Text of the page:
Judging a Book by its Cover

‘What’s in a name?’ wrote Shakespeare in Romeo and Juliet. ‘That which we call a rose, by any other name would smell as sweet.’ George Eliot complimented this with ‘Don’t judge a book by its cover’ in The Mill on the Floss. All well and good but, as I discovered when choosing titles for my planned series of novels, first impressions still count for an awful lot.

During a frank 1-2-1 session at the Winchester Writers’ Festival, the agent critiquing my novel stated his preference for simple titles and covers that conveyed the content in words and pictures. He pulled out an old paperback copy of The Guns of Navarone by Alistair Maclean that he’d found in a second-hand bookshop. The cover depicted a soldier climbing a rope up a cliff face above waves crashing on rocks. The agent said this told us the story was a World War 2 adventure about special guns in a place called Navarone, probably on a coast or island, most likely involving extreme threat and peril.

I’m sure we can all recall titles and covers with no relevance to the story indicated by the back cover blurb but others have deeper meanings not apparent at first sight. For example, Val McDermid introduces profiler Tony Hill and cop Carol Jordan in The Mermaids Singing, a title taken from the poem Song by John Donne. Standing in Another Man’s Grave, Ian Rankin’s gritty Edinburgh crime novel starring DI John Rebus, is a mondegreen – the mishearing of lyrics – from the song Another Man’s Rain by Jackie Leven. Anthony Burgess reportedly took the title of A Clockwork Orange from a Cockney expression, ‘as queer as a clockwork orange,’ that he had overheard.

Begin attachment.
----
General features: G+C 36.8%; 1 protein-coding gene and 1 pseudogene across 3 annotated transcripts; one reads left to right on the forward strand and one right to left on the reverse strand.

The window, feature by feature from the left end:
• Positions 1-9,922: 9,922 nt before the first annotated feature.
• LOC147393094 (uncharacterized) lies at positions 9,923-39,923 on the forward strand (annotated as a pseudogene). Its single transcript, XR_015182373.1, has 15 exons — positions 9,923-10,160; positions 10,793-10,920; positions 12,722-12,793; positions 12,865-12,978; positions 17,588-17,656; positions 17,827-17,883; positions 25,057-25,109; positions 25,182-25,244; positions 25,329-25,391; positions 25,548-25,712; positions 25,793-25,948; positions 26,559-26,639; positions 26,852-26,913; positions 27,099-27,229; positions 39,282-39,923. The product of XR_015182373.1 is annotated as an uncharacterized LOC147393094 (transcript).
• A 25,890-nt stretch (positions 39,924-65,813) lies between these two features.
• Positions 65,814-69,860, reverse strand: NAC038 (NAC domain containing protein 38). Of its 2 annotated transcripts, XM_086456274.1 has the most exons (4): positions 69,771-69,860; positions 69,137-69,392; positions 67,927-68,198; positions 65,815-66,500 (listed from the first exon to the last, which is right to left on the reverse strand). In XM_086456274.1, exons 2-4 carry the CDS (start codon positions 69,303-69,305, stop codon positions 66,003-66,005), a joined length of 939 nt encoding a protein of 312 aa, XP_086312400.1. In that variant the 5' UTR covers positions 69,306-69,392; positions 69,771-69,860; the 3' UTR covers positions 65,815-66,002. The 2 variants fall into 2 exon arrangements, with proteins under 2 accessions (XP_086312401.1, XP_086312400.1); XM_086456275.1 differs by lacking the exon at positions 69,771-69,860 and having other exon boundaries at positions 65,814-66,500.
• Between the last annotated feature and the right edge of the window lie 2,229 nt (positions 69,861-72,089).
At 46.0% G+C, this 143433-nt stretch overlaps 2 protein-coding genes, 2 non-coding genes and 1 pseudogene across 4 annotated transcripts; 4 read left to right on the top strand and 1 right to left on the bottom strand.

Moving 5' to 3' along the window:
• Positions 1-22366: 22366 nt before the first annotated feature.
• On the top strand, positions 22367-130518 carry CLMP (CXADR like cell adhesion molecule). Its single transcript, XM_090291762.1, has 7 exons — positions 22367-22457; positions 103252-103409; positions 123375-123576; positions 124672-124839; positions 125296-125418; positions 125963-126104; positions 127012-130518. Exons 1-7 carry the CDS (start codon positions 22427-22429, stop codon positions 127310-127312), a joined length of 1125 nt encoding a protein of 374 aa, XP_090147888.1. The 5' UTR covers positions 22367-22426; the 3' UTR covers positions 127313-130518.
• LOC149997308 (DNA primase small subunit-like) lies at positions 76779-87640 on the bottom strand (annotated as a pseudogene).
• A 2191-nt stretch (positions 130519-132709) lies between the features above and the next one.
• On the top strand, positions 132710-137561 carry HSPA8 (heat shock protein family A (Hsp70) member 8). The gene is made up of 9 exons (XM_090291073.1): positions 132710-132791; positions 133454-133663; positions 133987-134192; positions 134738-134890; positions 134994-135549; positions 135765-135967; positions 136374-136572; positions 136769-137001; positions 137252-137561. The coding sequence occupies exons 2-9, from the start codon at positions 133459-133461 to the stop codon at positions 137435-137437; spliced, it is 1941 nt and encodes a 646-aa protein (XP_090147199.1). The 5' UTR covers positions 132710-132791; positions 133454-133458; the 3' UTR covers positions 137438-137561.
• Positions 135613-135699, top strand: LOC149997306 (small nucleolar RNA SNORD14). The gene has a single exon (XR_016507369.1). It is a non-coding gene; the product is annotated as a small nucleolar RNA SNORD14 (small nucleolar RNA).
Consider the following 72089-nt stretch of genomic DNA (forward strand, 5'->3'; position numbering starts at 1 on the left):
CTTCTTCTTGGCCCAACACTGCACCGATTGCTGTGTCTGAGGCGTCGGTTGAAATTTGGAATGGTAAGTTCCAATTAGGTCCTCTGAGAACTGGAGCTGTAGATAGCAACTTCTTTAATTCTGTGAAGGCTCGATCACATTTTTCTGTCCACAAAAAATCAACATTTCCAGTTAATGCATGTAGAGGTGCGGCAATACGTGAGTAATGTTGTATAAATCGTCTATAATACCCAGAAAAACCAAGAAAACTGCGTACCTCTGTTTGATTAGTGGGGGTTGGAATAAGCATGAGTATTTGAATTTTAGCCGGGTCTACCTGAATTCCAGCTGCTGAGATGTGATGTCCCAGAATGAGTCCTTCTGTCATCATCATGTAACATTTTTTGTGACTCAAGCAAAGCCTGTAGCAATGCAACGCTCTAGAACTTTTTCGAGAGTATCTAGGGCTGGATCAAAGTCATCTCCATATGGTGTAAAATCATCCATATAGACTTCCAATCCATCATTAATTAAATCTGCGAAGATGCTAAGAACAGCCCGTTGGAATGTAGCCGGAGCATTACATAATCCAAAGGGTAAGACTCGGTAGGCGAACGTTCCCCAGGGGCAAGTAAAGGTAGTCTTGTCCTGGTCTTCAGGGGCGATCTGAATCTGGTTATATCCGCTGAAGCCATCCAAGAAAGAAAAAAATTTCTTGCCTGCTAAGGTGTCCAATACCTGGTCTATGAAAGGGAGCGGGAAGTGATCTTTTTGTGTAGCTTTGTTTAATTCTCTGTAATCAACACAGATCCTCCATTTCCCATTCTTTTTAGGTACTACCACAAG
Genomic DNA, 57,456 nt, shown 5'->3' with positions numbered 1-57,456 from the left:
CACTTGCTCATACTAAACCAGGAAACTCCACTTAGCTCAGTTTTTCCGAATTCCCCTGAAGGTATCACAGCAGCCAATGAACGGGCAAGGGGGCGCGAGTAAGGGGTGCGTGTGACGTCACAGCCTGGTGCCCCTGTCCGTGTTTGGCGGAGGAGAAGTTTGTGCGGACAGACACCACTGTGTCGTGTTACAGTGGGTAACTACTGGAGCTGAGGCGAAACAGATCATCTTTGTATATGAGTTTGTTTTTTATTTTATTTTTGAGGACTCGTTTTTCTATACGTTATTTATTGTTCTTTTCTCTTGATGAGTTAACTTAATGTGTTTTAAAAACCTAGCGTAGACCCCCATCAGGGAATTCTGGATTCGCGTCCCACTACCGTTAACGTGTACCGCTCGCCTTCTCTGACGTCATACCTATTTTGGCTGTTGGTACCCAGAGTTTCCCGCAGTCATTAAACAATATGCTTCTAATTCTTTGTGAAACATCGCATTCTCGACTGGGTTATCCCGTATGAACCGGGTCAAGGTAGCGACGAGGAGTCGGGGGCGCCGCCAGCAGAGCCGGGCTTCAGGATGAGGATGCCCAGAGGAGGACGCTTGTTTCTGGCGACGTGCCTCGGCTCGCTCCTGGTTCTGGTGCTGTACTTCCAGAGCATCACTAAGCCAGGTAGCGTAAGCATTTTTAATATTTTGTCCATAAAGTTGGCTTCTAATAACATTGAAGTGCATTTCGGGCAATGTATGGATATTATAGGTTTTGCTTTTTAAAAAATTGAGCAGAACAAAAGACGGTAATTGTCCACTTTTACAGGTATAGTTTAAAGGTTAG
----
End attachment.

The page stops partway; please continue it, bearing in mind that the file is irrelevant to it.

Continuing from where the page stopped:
For every simple title and cover there is one more complex and multi-layered, even obscure. This is confusing for unpublished novelists seeking a title that is interesting, relevant, meaningful and likely to hook an agent. One consolation is that a working title is not the be all and end all. Good writing and a captivating story are most important, while clever titles and fanciful ideas of cover designs can (and probably will) be changed en route to publication.

The original title for my current Work in Progress came from a quote by a historical figure. I thought it worked on several levels while being most relevant to the central story, but my conviction was not shared by others so it had to go. That’s not to say the suggested alternatives were any better, ranging from those sounding more like a 1960s Carry On film, through ‘cosy crime’ and pun titles, to some more akin to second rate horror. Not even the best of them seemed to complement my story or convey its underlying darkness.

The perfect title remains elusive. For the moment, I have settled on one that I least consider acceptable, if not satisfying. No doubt it will change again.